Another is discipline. The Stars were minus-59 when it came to power plays vs. times shorthanded last season.
“We took way too many minors compared to what we drew,” Gulutzan said. “We think we can skew that back into our favor this year with personnel.”
The Stars are also hoping to be better defensively, and cut down on the goals against average.
“We think we can be a lot more efficient defensively, and be a little stingier to play against,” said Gulutzan. “We’ve put in a couple of things to do those, not things to out scheme the opponent, but just simple things to make sure we’re better defensively.”
The Stars hope improvements in those areas and the personnel changes will combine to help take them where they haven’t been since 2008, and that’s the Stanley Cup Playoffs.
The additions of Jagr, Whitney and Roy have revamped the Stars’ top six set of forwards.
Jagr and Whitney, both 40-years-old, are coming off solid seasons. Jagr put up 55 points with the Philadelphia Flyers. Whitney ranked 12th in the league in scoring with 77 points and was a 2nd Team NHL All-Star.
The 29-year-old Roy was acquired from Buffalo to offset the departure of Mike Ribeiro, whom the Stars shipped to Washington in exchange for Eakin and a second round draft pick. Roy struggled last season due to injuries, but he had offseason shoulder surgery and is fully recovered. He’s been a 60-70 point guy during his career.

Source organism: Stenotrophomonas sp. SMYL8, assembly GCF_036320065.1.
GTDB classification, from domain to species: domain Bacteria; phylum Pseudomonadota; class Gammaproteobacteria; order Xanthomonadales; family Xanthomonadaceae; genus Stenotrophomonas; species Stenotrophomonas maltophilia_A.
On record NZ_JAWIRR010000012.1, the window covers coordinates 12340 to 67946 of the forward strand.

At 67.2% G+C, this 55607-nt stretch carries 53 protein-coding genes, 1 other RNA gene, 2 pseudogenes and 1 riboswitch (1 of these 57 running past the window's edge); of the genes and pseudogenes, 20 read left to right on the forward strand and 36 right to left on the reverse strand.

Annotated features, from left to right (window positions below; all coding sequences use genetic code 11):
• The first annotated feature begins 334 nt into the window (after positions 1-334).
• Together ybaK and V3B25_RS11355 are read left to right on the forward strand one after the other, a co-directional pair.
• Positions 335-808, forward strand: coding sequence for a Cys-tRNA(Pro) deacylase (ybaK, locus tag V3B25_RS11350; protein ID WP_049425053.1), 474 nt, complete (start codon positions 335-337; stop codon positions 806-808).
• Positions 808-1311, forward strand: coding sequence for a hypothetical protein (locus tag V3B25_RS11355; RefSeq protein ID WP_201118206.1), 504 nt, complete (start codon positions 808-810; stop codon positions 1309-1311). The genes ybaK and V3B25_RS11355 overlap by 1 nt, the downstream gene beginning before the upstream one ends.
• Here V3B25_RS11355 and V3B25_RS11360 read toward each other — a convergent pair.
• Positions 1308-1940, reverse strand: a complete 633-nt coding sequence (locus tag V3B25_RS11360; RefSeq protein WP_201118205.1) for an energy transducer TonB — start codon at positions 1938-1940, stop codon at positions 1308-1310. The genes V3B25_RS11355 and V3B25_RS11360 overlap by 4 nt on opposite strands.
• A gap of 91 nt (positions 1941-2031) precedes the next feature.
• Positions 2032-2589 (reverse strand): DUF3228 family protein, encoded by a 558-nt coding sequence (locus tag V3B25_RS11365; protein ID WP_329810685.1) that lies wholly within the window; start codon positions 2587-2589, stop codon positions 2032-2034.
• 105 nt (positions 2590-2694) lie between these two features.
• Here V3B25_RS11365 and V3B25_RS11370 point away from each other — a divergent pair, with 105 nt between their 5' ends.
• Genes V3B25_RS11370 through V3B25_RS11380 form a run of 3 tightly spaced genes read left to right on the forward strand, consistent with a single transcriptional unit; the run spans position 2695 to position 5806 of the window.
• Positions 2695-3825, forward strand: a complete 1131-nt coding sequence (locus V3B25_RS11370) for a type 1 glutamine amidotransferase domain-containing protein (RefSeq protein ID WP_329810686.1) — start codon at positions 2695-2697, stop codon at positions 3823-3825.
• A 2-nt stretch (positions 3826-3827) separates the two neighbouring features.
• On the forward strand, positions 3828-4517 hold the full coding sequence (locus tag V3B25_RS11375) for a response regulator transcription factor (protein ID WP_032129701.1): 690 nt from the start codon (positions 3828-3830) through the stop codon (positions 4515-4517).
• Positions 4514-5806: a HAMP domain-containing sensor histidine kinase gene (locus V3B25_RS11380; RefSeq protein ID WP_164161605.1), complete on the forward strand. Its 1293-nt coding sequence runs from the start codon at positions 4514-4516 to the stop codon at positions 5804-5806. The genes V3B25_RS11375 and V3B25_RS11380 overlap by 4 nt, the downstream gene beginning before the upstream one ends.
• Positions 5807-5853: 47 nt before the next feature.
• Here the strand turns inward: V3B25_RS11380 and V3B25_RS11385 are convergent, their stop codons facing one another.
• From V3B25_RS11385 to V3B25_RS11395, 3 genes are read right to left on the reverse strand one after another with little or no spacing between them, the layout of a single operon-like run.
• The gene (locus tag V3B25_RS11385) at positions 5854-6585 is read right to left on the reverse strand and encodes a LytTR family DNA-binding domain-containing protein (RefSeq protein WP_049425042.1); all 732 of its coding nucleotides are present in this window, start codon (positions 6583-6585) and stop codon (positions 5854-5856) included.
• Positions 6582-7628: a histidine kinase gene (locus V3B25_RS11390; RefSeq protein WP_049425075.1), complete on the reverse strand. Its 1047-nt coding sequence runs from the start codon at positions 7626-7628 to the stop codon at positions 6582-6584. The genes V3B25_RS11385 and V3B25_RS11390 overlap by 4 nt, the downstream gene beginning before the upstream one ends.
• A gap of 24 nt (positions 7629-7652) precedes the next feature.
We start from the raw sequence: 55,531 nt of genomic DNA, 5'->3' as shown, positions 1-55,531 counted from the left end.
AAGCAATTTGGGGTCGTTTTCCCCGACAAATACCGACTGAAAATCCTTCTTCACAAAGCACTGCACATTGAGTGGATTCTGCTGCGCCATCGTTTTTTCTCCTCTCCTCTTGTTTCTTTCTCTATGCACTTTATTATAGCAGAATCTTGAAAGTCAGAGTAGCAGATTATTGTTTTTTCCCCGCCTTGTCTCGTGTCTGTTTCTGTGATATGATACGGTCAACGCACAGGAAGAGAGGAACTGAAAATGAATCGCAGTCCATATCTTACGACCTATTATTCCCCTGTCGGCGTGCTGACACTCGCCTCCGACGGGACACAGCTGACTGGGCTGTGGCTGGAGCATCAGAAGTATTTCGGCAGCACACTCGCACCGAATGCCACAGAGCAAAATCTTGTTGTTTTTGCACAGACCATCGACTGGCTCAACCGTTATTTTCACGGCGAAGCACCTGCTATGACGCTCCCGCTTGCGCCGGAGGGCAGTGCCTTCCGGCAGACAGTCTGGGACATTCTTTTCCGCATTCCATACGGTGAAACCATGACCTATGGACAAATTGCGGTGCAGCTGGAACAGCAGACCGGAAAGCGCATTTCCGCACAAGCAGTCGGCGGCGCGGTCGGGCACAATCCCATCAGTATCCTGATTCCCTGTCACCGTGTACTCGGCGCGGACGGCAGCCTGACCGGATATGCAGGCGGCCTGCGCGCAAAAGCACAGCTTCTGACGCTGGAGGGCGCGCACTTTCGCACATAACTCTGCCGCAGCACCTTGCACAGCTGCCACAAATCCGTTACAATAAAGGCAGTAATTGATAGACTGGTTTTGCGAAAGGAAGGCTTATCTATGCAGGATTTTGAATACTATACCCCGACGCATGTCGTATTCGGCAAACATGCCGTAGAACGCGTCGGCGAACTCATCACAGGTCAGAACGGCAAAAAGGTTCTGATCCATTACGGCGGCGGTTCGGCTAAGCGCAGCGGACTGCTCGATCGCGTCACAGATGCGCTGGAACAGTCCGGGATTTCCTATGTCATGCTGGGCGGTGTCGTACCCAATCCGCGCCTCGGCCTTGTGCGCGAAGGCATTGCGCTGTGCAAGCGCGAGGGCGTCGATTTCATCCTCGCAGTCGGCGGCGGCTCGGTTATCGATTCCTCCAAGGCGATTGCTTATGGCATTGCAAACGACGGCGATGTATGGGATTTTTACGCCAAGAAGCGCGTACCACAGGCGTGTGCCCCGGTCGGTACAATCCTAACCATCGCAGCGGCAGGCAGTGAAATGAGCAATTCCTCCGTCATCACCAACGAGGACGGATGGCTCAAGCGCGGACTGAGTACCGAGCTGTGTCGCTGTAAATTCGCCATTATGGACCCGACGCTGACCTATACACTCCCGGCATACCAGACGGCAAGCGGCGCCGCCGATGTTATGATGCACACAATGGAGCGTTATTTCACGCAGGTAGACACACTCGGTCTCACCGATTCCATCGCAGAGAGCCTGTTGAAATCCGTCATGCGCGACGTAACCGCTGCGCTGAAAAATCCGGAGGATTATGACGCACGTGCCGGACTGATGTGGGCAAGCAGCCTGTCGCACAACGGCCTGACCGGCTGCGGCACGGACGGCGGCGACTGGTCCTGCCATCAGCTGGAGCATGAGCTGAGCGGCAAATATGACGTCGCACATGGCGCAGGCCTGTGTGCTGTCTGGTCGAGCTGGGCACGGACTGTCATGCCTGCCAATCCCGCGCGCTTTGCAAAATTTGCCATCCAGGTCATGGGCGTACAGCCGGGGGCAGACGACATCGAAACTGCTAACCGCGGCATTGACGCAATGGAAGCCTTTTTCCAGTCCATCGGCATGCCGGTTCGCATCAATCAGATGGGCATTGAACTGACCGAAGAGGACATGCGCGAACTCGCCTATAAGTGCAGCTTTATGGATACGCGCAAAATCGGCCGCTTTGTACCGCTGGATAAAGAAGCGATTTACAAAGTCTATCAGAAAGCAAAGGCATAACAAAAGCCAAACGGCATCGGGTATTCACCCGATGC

Those three will join Jamie Benn, when he signs a contract and joins the team, Michael Ryder and Loui Eriksson in the team’s top six set of forwards. With Benn still not signed, Tom Wandell has slipped into the top six during camp.
“The biggest thing is depth, more so up front,” said Gulutzan. “If you look at our lineup last year and you look at our top six this year… we have more depth up front.”
“We should be able to score more, we should be more of a threat, tougher match-ups to play against us in that regard,” said Nieuwendyk. “And we probably put people in their proper spots, which should be good for (Eric) Nystrom and (Vernon) Fiddler. And I think it’s good for Brenden (Morrow) too. We’re not asking Brenden to score 35-40 goals. We’re asking him to do the hard parts he’s done throughout his career, be that front presence guy on the power play. I just think with the veterans we’ve added, it alleviates the pressure off of him as well.”